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The Nomadic Museum : An Arche of Paper
The Nomadic Museum
An Arche of Paper
Jacques Martin, September 9, 2006
New York’s photographic exhibiton of the year is Ashes and Snow. Canadian photographer Gregory Colbert revealed an overwhelming display, not-seen until the 2002 Biennale de Venise. And now it is joined by an impressive architectural component as unique as the artwork itself.

The thirteenth century rope warehouse of the Arsenal of  Venice, with its massive stone columns and shadowy, vaultlike space was a perfect setting to present, in a totally new way, this incredible collection of oversized photographs of whales, elephants, birds, old people and children.

With funding by the Bianimale Foundation, which Colbert co-founded, Ashes and Snow was able to become a travelling museum. Japanese architect Shigeru Ban, known for his whimsical, inexpensive, transportable structures, recalls how he was approached for this project.  ‘’They were images like nothing I had ever seen before, primitive scenes of wild animals interacting with humans. While I was trying to comprehend this mysterious world presented before me, Gregory Colbert told me that he did not want to hold exhibitions in existing museums but rather wanted me to design a nomadic museum or traveling museum’’.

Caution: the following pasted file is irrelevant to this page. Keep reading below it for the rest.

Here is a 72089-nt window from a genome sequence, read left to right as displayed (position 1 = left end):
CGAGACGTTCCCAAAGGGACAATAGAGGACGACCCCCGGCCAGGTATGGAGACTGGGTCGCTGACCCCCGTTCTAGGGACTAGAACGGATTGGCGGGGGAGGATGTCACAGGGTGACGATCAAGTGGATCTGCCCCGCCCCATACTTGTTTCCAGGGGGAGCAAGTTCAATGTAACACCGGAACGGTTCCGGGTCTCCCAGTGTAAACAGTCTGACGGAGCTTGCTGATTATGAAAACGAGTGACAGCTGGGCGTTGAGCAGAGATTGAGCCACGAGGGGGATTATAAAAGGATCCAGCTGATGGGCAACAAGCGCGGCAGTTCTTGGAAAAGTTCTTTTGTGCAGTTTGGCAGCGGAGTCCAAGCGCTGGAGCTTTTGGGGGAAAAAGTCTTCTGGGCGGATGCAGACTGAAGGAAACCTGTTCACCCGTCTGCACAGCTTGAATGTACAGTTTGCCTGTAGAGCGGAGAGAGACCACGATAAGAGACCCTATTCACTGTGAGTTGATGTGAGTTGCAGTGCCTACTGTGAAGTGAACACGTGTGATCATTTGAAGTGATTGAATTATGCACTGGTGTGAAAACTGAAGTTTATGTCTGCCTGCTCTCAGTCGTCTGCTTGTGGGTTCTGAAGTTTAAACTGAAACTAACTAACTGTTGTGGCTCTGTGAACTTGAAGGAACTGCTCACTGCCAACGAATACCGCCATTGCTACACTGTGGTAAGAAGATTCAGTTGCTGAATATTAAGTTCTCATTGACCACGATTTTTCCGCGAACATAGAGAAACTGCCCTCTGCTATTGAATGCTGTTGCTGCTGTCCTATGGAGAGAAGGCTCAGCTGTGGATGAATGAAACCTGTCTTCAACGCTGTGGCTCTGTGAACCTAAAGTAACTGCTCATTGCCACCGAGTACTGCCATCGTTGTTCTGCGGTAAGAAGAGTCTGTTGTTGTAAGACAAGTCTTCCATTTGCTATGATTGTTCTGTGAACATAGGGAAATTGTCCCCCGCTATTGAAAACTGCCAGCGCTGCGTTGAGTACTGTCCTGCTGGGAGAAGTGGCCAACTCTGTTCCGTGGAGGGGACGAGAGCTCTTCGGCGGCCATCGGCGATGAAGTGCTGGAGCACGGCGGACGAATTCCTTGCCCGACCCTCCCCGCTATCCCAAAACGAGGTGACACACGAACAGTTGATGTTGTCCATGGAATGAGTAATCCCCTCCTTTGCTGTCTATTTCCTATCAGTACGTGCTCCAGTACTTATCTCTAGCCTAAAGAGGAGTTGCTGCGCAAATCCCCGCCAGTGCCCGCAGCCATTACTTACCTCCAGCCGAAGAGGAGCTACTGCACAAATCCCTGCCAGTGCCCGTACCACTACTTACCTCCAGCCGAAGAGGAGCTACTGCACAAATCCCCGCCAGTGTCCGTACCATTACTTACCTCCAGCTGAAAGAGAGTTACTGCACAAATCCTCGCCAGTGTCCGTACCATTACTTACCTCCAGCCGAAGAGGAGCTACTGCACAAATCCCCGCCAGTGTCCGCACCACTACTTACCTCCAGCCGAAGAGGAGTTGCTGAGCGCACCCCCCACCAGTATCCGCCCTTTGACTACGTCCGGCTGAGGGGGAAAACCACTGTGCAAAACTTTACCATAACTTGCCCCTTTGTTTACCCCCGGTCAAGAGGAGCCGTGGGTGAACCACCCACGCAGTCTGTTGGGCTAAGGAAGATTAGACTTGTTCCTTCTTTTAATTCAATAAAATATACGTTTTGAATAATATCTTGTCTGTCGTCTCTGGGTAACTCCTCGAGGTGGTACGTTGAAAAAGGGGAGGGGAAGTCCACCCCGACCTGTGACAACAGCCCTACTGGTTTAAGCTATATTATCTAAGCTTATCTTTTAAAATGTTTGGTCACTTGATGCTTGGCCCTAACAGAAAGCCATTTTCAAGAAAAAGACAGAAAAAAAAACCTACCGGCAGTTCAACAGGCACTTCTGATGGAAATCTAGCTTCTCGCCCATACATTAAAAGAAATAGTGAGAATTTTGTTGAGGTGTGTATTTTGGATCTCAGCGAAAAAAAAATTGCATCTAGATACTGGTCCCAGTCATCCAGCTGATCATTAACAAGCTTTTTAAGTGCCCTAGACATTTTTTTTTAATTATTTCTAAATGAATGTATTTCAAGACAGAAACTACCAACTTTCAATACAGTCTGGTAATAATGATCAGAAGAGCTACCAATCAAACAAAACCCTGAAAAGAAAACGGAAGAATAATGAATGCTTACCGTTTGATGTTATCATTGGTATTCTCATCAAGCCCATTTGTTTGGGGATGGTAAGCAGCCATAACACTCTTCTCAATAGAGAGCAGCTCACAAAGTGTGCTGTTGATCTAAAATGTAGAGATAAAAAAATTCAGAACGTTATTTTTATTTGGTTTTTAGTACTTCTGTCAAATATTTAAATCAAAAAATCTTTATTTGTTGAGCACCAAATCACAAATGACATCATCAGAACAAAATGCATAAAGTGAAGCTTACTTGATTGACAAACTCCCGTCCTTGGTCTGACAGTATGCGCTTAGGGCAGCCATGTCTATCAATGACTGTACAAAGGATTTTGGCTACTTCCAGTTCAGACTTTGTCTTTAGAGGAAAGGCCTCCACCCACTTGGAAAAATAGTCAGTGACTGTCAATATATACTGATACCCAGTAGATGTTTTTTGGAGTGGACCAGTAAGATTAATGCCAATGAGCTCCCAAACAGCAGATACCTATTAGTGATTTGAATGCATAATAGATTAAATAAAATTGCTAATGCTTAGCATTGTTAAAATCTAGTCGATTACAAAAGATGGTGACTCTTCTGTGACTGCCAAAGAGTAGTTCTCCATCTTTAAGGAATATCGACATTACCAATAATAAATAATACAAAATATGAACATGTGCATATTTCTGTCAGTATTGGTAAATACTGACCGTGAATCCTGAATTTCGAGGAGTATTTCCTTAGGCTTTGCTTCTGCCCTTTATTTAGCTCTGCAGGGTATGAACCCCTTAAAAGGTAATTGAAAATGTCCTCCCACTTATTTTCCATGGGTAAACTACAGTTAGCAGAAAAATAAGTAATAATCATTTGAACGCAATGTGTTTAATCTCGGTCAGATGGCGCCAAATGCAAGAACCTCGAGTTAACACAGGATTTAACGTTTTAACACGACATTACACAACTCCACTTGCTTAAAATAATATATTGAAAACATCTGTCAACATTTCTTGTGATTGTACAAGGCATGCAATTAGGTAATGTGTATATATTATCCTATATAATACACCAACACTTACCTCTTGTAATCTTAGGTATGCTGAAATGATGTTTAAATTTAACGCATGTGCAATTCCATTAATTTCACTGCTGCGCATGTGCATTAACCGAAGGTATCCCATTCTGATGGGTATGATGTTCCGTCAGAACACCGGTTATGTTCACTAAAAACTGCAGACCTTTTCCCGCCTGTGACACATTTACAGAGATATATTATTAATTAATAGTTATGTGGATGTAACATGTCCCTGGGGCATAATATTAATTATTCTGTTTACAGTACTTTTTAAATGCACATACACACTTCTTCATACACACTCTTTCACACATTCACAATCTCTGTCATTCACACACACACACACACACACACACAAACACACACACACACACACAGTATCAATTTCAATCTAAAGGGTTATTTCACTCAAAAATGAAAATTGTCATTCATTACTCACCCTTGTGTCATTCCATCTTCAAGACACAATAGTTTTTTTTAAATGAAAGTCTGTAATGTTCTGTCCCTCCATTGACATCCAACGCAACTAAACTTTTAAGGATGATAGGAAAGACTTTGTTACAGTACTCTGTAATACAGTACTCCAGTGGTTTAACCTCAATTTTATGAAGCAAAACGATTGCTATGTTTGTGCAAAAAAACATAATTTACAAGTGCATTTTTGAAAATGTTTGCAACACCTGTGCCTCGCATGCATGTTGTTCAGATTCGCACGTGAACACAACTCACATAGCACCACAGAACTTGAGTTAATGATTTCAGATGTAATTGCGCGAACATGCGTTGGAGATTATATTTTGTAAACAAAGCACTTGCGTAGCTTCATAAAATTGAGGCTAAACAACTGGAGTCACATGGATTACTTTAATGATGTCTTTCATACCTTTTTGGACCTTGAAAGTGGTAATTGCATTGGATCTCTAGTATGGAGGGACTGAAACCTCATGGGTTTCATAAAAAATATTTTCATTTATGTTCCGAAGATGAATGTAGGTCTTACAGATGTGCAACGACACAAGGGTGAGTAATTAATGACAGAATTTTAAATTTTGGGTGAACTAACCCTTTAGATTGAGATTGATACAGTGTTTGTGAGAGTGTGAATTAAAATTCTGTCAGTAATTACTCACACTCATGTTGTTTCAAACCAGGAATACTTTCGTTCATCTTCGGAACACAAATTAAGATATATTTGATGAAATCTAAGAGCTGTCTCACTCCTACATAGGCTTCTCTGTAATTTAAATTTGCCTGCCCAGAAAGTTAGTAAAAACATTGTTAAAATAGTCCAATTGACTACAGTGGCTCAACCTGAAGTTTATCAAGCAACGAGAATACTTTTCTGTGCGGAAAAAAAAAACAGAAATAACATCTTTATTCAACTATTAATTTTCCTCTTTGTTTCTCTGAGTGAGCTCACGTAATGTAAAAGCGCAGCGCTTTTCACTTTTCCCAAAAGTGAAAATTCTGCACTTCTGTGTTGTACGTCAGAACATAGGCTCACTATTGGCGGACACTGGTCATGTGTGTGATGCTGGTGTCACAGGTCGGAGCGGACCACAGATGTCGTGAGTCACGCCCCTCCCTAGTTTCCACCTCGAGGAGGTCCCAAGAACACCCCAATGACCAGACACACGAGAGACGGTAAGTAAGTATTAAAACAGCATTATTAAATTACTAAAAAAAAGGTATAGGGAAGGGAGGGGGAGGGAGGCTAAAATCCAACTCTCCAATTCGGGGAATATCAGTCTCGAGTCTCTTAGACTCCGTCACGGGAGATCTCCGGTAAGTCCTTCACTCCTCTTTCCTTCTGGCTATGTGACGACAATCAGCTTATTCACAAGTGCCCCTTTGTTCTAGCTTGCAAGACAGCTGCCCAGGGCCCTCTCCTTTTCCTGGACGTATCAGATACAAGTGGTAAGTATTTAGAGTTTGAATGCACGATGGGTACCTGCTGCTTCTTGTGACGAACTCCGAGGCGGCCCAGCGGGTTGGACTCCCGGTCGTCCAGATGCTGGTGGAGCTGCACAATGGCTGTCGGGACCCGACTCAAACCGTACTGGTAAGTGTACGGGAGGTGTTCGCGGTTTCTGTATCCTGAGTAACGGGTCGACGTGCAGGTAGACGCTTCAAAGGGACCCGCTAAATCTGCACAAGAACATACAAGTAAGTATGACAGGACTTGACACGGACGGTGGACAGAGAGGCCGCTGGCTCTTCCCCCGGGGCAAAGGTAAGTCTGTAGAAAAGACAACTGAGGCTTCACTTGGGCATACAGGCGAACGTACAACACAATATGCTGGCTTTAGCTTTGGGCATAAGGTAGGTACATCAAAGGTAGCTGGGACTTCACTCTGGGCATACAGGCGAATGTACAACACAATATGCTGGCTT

First stop: New York, Pier 54 where the Titanic was to have docked 100 years ago. An auspicious choice?

On this dilapidated site, a titanic building, over 15 meters high and covering an area of over 4,700 square meters was erected, piece by piece - like a modern ark, housing hundreds of humans and animals, albeit all on paper...

P. Michael Moran
P. Michael Moran
 
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